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Danish Cartoons, 10 Years On: Editor Who Enraged Muslims Speaks Out

Flemming Rose was the man who commissioned caricatures of the Prophet Muhammad for the Jyllands Posten newspaper. He reflects on Islam, free speech and silent fear.

Flemming Rose has no regrets.
Flemming Rose has no regrets.
Henryk M. Broder

BERLIN — Ten years ago, the Danish newspaper Jyllands Posten published 12 caricatures of the prophet Muhammad. Back then, Flemming Rose, was the editor in charge of the daily's culture section, and oversaw the series that appeared in the Sep. 30, 2005 edition, sparking violent protests around the Muslim world and set off a debate about free speech and religious pluralism that continues to this day.

Rose, 57, who now is the Jyllands Posten foreign editor, spoke with Die Welt about fear, self-censorship, violence and a borderless Europe.

DIE WELT: Flemming Rose, how are you today?

FLEMING ROSE: I'm well, thank you. The sun is shining and my new book comes out tomorrow.

It's about the caricatures of Muhammad you published 10 years ago?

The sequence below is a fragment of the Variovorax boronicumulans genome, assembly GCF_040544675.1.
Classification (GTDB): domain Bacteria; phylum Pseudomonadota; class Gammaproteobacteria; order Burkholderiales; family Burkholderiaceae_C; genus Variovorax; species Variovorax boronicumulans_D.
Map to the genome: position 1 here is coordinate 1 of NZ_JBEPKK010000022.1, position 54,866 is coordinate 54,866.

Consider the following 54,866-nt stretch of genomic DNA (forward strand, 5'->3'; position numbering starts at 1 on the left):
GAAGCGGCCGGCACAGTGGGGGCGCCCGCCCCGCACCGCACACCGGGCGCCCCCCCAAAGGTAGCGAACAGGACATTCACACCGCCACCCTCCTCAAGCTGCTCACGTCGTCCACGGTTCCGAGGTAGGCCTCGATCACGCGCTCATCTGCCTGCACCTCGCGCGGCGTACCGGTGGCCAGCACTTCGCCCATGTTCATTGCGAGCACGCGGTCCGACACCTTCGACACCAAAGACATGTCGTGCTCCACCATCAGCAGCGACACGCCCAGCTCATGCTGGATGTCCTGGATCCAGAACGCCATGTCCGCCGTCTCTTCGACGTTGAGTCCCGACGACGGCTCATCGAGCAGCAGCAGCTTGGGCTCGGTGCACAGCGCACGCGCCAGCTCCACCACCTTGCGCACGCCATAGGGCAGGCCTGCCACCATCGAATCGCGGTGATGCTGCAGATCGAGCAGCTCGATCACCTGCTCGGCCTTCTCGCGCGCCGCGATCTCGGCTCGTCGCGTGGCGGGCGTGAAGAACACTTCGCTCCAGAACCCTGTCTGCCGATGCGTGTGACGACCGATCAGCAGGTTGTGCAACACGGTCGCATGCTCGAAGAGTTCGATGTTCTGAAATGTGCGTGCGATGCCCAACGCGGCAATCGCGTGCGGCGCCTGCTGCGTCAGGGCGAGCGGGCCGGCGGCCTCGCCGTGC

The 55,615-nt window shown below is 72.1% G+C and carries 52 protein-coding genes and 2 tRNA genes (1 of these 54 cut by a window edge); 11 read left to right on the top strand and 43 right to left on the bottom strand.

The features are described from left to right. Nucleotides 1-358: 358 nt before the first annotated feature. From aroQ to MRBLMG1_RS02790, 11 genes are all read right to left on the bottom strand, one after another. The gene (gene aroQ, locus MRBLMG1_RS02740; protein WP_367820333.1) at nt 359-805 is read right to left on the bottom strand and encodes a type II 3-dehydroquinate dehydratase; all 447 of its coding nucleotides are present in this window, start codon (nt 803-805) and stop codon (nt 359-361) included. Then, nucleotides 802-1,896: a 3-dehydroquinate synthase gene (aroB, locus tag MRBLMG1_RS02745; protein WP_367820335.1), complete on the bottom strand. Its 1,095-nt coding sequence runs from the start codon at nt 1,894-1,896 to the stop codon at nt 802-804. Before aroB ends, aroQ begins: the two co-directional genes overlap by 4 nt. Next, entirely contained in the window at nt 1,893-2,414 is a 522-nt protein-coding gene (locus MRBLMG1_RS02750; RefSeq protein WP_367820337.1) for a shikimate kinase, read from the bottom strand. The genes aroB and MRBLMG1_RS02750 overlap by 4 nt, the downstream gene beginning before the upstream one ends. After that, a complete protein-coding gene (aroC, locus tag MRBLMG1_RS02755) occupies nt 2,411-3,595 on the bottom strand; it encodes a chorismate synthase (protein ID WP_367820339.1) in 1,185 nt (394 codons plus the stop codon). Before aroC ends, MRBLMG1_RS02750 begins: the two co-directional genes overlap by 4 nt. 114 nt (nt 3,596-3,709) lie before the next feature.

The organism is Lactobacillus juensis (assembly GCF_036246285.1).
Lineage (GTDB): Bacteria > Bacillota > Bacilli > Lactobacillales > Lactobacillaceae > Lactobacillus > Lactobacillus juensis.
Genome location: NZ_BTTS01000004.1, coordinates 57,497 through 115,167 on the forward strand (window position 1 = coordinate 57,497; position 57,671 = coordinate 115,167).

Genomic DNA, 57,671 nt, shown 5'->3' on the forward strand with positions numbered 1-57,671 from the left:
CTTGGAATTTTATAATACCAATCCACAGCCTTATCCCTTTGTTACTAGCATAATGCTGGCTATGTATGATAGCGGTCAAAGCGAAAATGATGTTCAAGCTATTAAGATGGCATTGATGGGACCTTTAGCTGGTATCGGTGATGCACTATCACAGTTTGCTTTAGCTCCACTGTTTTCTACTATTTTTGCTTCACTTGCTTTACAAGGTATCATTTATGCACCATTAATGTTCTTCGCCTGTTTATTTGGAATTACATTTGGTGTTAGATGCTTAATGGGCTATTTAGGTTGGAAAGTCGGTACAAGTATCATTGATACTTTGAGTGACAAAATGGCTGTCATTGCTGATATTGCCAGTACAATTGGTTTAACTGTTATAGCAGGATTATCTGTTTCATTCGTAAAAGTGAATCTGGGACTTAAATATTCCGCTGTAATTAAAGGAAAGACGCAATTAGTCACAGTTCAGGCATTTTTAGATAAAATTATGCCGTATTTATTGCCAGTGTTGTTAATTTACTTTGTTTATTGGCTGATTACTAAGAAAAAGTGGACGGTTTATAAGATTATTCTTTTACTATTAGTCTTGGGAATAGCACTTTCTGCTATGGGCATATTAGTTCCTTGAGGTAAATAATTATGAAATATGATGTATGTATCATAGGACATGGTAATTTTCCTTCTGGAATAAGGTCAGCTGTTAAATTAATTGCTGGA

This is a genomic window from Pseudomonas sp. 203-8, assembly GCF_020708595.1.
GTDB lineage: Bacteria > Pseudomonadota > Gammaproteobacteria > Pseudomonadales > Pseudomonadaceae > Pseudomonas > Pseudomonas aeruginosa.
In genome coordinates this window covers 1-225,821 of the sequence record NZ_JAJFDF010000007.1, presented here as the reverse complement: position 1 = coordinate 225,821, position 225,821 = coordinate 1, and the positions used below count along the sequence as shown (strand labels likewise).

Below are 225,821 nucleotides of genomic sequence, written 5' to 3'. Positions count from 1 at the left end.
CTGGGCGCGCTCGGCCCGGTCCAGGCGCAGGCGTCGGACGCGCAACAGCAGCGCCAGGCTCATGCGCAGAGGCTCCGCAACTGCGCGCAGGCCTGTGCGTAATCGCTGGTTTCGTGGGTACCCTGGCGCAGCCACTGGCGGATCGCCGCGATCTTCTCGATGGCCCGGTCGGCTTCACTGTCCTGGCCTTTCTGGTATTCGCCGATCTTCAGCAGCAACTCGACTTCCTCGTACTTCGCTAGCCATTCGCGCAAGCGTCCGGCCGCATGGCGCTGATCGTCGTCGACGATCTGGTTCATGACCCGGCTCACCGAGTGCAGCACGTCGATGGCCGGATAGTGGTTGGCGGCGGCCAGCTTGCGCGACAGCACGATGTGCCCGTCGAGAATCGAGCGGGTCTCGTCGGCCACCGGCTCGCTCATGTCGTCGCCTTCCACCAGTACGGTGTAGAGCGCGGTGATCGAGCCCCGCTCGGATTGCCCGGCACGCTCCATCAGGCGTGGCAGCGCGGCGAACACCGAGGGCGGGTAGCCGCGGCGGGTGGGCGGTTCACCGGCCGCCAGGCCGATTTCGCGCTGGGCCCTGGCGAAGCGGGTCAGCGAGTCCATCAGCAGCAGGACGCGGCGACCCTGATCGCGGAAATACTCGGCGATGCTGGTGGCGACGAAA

Among other things. It's mostly about censorship, self-censorship and the interpretation of freedom. It's called Hymn to Freedom.

You mean freedom of opinion.

Yes. I'm often accused of being a "fundamentalist of freedom of opinion." I take it as a compliment. When talking about democracy or the fight against racism you can never be fundamentalist enough.

Have you ever regretted publishing the 12 caricatures?

Never. I don't think that a caricature is worth the sacrifice of even one single life. The problem is: what to do if others are willing to sacrifice human lives for the sake of a caricature? I don't regret having published them. It was an entirely legitimate journalistic undertaking, a contribution to the formation of opinion, even if we grasped only later the gravity of the matter. Almost everything we're discussing today refers to it. Life in a multicultural society, the consideration of religious feelings, limits of freedom of speech, immigration and integration of people coming to us from foreign cultures — all of it this is linked to those 12 drawings. They're a case study about how we live and what values we want to defend.